Stephen Abram gave a lively presentation to OCLC Members' Council on Sunday night. Several times he remarked that somebody has to have tried a service, Second Life or Facebook for example, and 'had the experience' if they are to speak sensibly about it. This reminded me of a favorite image which I have used a couple of times here before and which bears continued repeating ;-)
I read a few chapters of Steven Johnson's Everything bad is good for you over the weekend. (I am usually a little behind the curve on these things ;-) I was struck by the following quote:I worry about the experiential gap between people who have immersed themselves in games, and people who have only heard secondhand reports, because the gap makes it difficult to discuss the meaning of games in a coherent way. It reminds me of the way the social critic Jane Jacobs felt about the thriving urban neighborhoods she documented in the sixties: "People who know well such animated city streets will know how it is. People who do not will always have it a little wrong in their heads - like the old prints of rhinoceroses made from travelers' descriptions of the rhinoceroses."The Jane Jacobs analogy is so good. This experience is familiar to somebody who has moved between cultures, and who tries to explain what one is like to somebody from the other.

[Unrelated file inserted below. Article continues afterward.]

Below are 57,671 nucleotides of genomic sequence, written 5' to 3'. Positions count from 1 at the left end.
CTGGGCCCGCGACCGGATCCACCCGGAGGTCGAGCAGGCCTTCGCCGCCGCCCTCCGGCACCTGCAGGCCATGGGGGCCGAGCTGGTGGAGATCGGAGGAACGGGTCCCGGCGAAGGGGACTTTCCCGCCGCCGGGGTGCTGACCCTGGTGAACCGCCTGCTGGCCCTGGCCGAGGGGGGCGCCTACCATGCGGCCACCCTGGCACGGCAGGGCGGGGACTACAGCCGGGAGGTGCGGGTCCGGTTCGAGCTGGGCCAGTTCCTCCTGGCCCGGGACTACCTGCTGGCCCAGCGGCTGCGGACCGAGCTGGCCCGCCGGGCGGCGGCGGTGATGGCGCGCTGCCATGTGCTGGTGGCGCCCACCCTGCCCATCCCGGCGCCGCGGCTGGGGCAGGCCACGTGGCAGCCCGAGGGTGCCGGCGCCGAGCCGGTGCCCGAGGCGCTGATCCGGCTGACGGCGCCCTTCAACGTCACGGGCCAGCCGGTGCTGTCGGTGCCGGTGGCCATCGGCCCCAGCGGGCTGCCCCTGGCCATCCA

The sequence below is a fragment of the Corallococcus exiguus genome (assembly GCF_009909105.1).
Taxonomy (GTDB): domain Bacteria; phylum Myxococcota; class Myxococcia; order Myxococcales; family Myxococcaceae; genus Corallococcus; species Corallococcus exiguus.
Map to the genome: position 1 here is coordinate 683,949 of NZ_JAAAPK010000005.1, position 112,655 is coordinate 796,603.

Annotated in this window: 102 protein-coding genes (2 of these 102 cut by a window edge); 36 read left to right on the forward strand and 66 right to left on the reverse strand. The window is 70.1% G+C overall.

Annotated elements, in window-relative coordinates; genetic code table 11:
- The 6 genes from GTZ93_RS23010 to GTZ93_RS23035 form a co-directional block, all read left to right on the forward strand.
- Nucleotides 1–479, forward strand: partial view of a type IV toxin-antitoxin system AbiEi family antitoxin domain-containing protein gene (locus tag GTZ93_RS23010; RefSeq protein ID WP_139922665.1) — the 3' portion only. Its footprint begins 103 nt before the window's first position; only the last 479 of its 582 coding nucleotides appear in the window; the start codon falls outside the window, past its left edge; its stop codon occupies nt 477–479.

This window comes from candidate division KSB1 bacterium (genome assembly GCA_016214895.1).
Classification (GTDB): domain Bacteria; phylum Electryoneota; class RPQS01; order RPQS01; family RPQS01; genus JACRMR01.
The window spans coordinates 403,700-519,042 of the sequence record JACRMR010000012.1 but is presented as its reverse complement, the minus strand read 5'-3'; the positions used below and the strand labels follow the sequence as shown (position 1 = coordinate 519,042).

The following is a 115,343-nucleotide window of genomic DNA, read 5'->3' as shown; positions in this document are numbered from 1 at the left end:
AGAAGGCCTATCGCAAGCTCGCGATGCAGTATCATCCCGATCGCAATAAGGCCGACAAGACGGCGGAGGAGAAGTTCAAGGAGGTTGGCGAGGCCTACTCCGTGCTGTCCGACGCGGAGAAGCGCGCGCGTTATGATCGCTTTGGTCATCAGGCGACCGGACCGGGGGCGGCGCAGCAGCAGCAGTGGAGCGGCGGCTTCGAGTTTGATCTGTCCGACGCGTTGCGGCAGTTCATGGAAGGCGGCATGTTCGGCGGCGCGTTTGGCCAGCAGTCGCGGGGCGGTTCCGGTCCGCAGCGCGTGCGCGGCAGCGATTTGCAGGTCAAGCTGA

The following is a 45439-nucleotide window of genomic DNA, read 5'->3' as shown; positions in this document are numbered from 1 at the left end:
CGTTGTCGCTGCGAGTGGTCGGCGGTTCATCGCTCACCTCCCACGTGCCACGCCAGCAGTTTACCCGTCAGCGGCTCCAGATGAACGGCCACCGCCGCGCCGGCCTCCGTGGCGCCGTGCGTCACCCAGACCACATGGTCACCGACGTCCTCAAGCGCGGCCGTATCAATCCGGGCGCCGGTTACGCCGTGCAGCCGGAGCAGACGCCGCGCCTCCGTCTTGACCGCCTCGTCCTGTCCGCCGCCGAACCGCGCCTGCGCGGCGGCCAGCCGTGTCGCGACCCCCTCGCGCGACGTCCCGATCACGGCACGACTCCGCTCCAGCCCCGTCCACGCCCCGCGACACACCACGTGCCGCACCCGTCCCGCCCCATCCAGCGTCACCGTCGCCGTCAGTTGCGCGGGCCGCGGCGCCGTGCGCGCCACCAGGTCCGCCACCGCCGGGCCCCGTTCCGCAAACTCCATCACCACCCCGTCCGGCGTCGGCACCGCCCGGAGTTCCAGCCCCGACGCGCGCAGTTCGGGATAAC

I think that we can observe something like this in many of the library discussions about gaming and social networking. For somebody who has not internalized the experiences, the temptation is to assimilate it to some other part of their experience. As in "Oh, it is like ....". But, thinking it is like something else means that you may have it a 'little wrong', and miss the real meaning. [The rhinoceros in the room]